“I’m obviously not a threat to society, and I was no threat to re-offend, given that I will not be running for office in the future,” Smith said. “So I think the community would have been best served by having me remain here and continuing the community service-type things I’ve done for 20 years.”
Greenberg cited Smith’s annual 3-on-3 basketball tournament and community fair, the time he devoted to tutoring students, and the St. Louis charter schools he founded in 2002 called Confluence Academies. Jackson said Smith’s community service experience was notable, but felt he deserved prison time due to his long pattern of lying to investigators.
Smith also disagreed with Assistant U.S. Attorney Hal Goldsmith’s comment at the sentencing that he saw “the light go off” in campaign treasurer Nick Adams’ head but not in Smith’s. “I was not aware that he was possessed of such supernatural powers to see that,” Smith said. “I went into his office and did as I was advised by my attorney, which was to listen to the tapes without comment or expression.”
Goldsmith had said that Adams realized the seriousness of his crimes after hearing recordings of the three defendants’ conversations. But Goldsmith indicated he did not see the same reaction from Smith.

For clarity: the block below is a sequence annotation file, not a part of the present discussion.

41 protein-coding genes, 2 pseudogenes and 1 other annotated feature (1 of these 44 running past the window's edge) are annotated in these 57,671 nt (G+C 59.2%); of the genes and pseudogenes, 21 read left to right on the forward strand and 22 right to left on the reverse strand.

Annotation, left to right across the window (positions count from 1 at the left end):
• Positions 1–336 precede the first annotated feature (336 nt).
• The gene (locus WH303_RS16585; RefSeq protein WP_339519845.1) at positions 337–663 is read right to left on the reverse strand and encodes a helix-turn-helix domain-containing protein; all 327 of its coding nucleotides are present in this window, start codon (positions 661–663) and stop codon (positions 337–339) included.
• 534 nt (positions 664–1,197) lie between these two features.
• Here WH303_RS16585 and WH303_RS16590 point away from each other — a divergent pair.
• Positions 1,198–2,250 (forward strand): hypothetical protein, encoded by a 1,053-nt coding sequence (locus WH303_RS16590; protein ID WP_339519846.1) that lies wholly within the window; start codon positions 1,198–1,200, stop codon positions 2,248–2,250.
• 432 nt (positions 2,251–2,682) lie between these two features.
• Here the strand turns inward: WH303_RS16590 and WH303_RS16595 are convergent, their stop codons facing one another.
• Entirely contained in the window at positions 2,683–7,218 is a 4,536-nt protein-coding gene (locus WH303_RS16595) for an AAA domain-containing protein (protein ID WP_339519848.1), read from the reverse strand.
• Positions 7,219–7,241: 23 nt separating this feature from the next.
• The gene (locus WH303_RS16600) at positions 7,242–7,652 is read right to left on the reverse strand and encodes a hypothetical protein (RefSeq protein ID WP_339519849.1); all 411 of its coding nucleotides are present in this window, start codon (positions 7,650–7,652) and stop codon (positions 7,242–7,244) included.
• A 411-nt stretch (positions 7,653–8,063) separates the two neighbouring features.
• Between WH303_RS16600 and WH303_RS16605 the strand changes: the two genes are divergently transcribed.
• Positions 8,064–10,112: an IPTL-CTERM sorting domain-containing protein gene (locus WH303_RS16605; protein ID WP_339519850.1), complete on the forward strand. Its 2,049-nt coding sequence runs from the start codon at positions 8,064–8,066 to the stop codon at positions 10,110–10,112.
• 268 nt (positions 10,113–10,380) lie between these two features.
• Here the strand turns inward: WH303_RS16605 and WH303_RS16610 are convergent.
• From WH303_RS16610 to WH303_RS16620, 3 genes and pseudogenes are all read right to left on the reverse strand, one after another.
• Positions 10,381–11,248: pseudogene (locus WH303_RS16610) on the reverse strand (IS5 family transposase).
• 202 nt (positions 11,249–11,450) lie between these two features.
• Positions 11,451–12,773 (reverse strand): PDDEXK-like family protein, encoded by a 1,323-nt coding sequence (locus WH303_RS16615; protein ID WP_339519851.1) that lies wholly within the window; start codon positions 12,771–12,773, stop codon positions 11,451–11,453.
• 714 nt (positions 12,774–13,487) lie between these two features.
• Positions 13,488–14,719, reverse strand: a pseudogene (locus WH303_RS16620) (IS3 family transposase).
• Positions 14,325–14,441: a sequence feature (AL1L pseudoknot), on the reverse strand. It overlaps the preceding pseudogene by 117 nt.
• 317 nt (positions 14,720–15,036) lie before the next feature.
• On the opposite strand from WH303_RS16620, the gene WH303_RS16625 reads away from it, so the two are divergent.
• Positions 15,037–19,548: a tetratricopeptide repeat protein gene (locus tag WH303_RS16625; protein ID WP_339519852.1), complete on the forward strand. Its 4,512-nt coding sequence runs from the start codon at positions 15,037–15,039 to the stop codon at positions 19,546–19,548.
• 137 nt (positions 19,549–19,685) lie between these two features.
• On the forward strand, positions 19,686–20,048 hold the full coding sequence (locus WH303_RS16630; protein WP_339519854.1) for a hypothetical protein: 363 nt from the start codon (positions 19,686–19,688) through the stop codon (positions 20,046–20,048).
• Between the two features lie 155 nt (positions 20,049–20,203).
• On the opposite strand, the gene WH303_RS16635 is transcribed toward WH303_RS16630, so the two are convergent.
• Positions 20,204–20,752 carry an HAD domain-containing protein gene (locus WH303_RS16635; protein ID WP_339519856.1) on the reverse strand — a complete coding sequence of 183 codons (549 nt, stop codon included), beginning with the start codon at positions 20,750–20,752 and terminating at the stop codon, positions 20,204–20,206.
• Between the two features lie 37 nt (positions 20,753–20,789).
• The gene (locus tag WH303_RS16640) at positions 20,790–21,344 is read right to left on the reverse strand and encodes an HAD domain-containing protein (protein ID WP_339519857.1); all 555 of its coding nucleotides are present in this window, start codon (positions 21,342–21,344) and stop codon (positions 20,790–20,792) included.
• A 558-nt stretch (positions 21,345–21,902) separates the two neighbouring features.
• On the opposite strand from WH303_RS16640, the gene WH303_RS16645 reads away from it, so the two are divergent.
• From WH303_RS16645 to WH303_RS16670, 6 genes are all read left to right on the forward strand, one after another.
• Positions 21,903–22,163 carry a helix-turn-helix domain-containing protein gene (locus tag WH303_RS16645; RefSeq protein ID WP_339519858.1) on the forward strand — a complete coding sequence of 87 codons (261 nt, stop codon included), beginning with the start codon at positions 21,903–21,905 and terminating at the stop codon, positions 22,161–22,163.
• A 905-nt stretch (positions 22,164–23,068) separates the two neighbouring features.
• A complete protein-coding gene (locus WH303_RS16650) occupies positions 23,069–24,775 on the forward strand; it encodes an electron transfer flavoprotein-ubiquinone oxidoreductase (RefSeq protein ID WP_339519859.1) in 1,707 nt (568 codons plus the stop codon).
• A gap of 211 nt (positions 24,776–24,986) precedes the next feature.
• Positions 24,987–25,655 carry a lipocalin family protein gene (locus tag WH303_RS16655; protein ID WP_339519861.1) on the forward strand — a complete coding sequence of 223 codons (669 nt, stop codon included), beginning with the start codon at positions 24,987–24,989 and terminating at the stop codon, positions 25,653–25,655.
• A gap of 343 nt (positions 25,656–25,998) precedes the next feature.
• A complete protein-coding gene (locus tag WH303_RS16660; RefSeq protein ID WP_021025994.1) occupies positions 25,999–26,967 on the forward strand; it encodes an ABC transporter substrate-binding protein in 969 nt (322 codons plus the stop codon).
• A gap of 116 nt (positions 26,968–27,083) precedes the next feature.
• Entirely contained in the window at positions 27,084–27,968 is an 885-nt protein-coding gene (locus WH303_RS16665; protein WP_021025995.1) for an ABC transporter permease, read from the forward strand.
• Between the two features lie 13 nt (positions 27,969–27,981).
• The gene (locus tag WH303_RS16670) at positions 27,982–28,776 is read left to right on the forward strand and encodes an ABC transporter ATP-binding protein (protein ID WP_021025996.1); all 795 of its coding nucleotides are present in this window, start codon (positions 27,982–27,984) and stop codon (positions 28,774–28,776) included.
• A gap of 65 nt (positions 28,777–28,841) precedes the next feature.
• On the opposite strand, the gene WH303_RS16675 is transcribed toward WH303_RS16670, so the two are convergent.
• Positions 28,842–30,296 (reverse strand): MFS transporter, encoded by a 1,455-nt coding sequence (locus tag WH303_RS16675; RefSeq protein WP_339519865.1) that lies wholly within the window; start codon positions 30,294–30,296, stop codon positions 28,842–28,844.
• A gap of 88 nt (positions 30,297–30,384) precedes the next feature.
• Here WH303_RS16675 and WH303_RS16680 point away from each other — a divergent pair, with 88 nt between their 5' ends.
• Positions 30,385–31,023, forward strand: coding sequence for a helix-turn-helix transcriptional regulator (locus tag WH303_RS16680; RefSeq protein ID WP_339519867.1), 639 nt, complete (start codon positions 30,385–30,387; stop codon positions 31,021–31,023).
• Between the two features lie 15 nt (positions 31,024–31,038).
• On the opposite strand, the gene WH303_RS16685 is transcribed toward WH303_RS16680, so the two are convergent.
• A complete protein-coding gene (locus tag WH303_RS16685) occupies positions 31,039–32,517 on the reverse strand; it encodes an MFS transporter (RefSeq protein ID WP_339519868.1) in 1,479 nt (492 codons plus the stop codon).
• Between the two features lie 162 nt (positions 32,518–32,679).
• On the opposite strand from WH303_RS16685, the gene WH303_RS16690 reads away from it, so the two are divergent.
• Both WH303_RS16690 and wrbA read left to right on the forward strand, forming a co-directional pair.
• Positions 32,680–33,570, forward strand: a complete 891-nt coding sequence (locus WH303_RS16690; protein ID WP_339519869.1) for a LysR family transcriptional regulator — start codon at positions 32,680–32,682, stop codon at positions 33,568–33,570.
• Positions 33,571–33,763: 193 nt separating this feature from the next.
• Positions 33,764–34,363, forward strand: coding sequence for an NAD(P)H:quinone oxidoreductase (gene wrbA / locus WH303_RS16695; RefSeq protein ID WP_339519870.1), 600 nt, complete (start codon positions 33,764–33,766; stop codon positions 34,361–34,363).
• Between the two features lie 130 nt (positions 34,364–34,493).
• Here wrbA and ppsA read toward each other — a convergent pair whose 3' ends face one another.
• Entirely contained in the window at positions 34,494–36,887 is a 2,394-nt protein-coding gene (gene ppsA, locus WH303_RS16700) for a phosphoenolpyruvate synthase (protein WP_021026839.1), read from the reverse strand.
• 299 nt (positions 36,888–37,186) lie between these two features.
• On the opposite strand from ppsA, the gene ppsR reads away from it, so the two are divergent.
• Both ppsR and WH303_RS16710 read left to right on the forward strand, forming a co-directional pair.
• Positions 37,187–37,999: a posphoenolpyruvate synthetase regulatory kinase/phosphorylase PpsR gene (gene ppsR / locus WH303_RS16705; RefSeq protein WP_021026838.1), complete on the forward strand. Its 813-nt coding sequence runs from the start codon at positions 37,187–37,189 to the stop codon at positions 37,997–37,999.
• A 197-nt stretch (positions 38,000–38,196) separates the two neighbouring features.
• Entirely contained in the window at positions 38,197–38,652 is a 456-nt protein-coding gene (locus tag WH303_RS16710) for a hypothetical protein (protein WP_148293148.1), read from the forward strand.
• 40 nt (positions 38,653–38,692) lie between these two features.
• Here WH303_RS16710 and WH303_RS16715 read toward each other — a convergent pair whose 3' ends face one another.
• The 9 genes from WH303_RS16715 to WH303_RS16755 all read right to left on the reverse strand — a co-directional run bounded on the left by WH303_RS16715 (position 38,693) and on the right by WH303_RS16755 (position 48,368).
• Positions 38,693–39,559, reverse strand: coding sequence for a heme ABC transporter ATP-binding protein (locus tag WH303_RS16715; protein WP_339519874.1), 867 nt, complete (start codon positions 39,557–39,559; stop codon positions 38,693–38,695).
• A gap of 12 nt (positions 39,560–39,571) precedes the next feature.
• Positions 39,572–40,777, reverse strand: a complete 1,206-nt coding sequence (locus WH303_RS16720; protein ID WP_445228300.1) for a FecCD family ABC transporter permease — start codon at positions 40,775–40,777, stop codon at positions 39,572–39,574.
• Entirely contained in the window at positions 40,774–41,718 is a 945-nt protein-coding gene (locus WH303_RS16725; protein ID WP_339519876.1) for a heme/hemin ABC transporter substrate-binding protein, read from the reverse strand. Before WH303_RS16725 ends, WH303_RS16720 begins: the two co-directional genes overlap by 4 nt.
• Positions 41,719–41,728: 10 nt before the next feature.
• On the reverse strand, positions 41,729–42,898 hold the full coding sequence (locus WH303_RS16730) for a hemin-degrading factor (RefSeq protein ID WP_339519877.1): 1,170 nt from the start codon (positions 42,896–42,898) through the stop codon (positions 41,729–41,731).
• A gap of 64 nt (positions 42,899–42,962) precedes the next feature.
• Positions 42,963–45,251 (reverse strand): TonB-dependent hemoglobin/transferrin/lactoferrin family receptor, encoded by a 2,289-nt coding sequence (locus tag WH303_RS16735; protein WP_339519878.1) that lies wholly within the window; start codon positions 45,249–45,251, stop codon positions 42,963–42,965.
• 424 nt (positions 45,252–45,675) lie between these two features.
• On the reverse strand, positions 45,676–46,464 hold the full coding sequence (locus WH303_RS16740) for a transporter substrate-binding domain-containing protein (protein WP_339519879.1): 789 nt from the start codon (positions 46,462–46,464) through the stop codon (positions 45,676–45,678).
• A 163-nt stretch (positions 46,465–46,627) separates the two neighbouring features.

The Federal Election Commission found no evidence of wrongdoing on Smith’s part in its 2004-2007 investigation, but the FBI uncovered new evidence and reopened the inquiry in June 2009. Investigators conducted wiretaps and enlisted Smith’s co-conspirator, former state Rep. Steve Brown, D-Clayton, to wear a wire starting in June.
After the FEC investigation closed, Smith said, he “thought it was over.” But he was surprised after finding out that the FBI was revisiting the issue in June, when he heard that Democratic operative Milt “Skip” Ohlsen III may have been providing information on the postcard scheme to the FBI in exchange for a lighter sentence on an unrelated charge. FEC documents from 2004 link Ohlsen to the scheme, and Brown’s lawyer, Art Margulis, has cited Ohlsen as the John Doe in court documents who approached Smith’s campaign with the idea for it.